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The executive confidant should be three things in one: coach, mentor and consultant. Photo © unsplash - krakenimages

Continuous Companionship Drives Success

“Time and again, managers complain that their old patterns reemerge after several weeks of coaching. It takes two or three months to build a good relationship with a new client that enables an effective collaboration. So the process must be designed in a sustainable way,” the transformation expert says. This is why Mae Leyrer works with her clients in a one-on-one setting for a minimum of six to nine months. Real transformation simply takes time – and that goes for managers’ capabilities as well.

New Mentoring4U Offer Based on This Principle

“We apply this executive confidant role Mae Leyrer is offering to managers and companies in our newly developed Mentoring4U concept: experienced managers, experts, and career specialists act as mentors for our students and alumni, accompanying them over a significant stretch of time,” Barbara Stöttinger shares.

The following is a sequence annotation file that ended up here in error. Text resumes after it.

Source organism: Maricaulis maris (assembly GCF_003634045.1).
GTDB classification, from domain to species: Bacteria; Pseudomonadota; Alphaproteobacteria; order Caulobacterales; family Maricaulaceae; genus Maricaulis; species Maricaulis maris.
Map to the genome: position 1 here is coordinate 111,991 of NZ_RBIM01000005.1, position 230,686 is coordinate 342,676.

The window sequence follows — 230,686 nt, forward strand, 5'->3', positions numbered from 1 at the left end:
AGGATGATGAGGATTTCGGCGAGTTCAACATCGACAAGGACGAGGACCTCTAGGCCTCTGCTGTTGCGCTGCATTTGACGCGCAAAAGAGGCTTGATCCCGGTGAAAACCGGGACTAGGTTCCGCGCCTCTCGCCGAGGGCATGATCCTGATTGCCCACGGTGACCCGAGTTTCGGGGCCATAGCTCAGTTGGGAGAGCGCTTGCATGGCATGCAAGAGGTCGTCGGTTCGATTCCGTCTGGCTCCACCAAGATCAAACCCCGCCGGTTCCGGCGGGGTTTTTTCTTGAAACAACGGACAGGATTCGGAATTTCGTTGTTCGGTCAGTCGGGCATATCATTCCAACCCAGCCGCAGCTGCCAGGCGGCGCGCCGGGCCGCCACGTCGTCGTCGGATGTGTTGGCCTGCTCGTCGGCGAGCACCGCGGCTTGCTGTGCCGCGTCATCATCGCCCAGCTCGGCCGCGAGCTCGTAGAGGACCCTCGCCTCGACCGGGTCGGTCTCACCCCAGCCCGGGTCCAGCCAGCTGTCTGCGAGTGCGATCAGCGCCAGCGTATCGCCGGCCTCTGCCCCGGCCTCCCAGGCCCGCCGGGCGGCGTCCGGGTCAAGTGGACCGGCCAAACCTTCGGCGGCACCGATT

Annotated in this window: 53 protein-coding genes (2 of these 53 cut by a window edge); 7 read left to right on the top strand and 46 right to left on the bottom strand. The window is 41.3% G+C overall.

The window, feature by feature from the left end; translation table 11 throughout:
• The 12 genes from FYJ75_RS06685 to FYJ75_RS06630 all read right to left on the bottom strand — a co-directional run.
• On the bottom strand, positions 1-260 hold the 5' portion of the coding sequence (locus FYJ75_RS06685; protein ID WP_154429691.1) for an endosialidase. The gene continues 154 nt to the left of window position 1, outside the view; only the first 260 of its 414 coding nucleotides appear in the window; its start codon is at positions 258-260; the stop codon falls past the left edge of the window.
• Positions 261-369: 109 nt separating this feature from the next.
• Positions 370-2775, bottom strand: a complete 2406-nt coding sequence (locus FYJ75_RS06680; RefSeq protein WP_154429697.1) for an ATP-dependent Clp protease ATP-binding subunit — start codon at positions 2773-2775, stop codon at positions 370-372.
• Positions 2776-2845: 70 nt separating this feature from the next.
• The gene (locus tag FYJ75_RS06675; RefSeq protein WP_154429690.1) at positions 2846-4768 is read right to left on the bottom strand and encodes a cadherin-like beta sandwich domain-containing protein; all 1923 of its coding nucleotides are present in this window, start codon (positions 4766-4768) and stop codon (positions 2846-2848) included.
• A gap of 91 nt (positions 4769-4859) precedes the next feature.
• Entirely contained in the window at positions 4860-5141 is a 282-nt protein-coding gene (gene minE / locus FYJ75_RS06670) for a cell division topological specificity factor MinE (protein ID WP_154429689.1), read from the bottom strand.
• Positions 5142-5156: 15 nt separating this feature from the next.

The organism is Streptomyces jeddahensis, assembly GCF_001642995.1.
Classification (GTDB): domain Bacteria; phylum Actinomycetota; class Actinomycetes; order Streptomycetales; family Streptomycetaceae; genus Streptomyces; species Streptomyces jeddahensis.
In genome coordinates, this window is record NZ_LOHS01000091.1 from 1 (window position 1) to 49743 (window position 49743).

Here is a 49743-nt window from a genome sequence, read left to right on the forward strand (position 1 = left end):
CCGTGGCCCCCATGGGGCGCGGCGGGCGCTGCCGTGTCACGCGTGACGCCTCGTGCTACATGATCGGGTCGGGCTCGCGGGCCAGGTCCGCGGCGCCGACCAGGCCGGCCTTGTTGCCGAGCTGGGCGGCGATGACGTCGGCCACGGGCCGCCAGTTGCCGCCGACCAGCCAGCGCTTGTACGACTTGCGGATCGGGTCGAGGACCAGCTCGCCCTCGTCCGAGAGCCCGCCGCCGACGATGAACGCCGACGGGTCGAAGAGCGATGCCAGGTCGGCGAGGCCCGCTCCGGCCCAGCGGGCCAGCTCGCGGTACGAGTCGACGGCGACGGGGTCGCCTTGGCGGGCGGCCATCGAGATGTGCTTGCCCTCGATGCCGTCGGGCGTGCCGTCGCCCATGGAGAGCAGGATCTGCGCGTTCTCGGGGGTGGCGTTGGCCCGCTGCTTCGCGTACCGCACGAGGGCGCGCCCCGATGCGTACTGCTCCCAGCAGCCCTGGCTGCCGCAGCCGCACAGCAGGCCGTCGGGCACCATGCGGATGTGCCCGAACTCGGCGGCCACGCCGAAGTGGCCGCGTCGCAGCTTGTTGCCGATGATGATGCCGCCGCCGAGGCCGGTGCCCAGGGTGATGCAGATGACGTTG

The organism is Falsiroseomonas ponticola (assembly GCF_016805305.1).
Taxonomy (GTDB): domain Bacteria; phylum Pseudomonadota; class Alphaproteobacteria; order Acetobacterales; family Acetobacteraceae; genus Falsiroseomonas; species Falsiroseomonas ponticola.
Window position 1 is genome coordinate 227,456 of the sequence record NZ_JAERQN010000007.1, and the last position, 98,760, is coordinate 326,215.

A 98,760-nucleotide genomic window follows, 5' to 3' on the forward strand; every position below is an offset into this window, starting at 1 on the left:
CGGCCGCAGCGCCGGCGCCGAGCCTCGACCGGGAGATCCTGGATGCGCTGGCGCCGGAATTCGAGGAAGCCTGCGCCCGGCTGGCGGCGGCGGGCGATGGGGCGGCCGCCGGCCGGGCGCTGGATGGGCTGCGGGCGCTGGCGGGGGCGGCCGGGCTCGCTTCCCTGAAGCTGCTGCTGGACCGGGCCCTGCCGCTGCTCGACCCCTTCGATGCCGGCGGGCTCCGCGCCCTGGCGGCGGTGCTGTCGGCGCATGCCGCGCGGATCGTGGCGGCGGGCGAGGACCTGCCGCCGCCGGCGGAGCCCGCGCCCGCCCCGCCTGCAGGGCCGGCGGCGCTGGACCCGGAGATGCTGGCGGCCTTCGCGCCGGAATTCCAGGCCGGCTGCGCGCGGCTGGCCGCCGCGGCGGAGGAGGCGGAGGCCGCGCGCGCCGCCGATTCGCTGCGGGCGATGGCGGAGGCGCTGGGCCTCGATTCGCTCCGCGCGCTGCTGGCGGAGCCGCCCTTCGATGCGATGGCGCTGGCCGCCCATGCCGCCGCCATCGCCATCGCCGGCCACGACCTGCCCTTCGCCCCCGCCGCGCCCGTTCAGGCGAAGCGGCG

Depending on their individual situations, students and alumni can choose a field in which they want to receive support: there are New Perspectives4U, Entrepreneurship4U, Female Leaders4U, Companies4U, and Austria4U.

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Barbara Stöttinger

  • Dean of the WU Executive Academy

With our Mentoring4U concept, we have once again extended the wide array of career services and offers that give students and alumni a head start in the challenges they encounter in their everyday work life – with the help of an executive confidant, they become confident executives.

Mae Leyrer shares more insights on transformation and how to turn change into opportunity in an episode of our WU Executive Academy podcast.

*VUCADD = Volatility, Uncertainty, Complexity, Ambiguity, Dynamics & Diversity